The Internationalization of the Chinese Renminbi: Firm Steps, But a Long Road Ahead

The whole world is observing the economic ascension of China. Recently, it became the largest manufactory producer in the world, the largest global economy by purchasing power parity, and a leader in technology development in several fields. As a consequence, we often listen to prognostics that this country will soon become the new hegemon of the globe. Nevertheless, many analyses ignore (or undervalue) the observation of a crucial dimension of this process: the monetary one. An attentive scan of history shows clearly that money is power. The so-called Pax Britannica was strongly (although not exclusively) based on the centrality of the sterling pound for the world economy, which prolonged the international ascendancy of the United Kingdom, even when the United States (USA) was already the world’s most important manufacturing economy. Later on, it was not by chance that in the Bretton Woods Conference (1944) the USA so inflexibly imposed the US dollar as the new key-currency of the International Monetary System (IMS) that emerged after the World Wars. The design of the IMS has evolved since then – from a dollar backed by gold to a fiduciary dollar since 1971 – but the USA has kept its effort to maintain the dollar as the key currency of the world.

The benefits arising from the possibility for a country to issue the key-currency of the world economy are very profound and diverse, having been appropriately named by Valéry Giscard D’Éstaing (French Ministry of Finance in the 1960s) as an “exorbitant privilege”. First of all, this country has virtually no risk of running into a balance of payment crises. Secondly, changes in its exchange rates are almost innocuous, because most of the international trade prices are denominated in this currency. Following the two previous benefits, it has an almost illimited autonomy for its economic policy.

The Chinese government is certainly aware of these benefits, as well as of the problems related to the “dollar trap” – that is, a high dependency on the US dollar, as discussed by Prasad (2014) – in which the whole world (including China) is currently bind. Not surprisingly, it is deeply engaged in the effort to internationalize its national currency, the Renminbi (RMB).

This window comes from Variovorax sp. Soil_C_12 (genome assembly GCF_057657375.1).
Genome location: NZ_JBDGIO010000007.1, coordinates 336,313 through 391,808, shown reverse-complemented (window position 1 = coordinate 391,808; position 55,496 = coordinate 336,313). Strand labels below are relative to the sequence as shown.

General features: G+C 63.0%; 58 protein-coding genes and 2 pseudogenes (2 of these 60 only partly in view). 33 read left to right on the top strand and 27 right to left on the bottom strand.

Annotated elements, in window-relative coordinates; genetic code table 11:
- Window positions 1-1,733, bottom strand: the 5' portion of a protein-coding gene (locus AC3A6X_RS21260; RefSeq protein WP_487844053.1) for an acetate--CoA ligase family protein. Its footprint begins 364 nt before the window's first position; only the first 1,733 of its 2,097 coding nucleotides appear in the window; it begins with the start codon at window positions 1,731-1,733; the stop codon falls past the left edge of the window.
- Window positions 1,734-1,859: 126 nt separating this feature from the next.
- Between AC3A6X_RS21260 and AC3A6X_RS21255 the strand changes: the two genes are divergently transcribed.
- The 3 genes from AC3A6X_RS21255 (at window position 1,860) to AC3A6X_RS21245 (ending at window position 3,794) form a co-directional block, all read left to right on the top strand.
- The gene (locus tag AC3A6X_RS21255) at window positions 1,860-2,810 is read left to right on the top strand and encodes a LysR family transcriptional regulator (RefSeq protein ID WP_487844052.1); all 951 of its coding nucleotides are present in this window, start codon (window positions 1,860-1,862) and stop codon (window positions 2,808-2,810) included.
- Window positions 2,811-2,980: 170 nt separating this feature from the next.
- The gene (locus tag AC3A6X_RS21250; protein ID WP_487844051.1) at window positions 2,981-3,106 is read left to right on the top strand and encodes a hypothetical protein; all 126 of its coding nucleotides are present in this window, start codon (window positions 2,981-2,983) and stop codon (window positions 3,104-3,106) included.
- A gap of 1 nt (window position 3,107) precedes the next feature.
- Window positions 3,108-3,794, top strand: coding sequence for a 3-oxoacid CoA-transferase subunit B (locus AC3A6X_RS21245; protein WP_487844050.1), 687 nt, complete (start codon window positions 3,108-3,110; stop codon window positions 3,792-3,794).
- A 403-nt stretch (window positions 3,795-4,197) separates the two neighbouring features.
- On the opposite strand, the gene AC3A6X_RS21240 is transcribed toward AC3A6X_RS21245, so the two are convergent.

The first steps of this effort can be traced back to the beginning of the 21st century, but it gained momentum with the outbreak of the global financial crises in 2008. Very indirectly, but meaningfully, the Governor of the People’s Bank of China, Zhou Xiaochuan, declared in March 2009 that:

The outbreak of the current crisis and its spillover in the world have confronted us with a long-existing but still unanswered question, i.e., what kind of international reserve currency do we need to secure global financial stability and facilitate world economic growth, which was one of the purposes for establishing the IMF? (Zhou, 2009, p.1, my highlights).

Even if the US dollar is not mentioned, it is clear that proposing a reform of the IMS means questioning the supremacy of the US currency.

Besides the discourse, several initiatives were implemented and/or deepened since then. The most important was the inauguration of several offshore centers for transactions with the Chinese RMB. The first centers inaugurated, part of a pilot project, were previous to the crises (Hong Kong, the first and still the most important one was established in 2003). Since 2012, twenty-two new centers were inaugurated worldwide. The location of these centers reveals careful attention for regional distribution, with centers in Asia, Oceania, Africa, Western and Eastern Europe, North and South America. These centers are allowed to develop operations in RMB through authorized banks, which in almost all cases are Chinese. This is significant because the internationalization of a currency may be fostered by the internationalization of the national banking system and in the Chinese case both are being made simultaneously.

Another important measure was implemented in the aftermath of Zhou’s abovementioned declaration in 2009, consisting of a pilot project for the denomination and settlement of international trade in RMB. After the first phase of tests, all barriers for the usage of RMB in foreign trade were eliminated in 2012. In parallel, bilateral agreements have been signed with several countries (notably in Asia) to stimulate trade in the local currencies, circumventing the necessity of using the US dollar.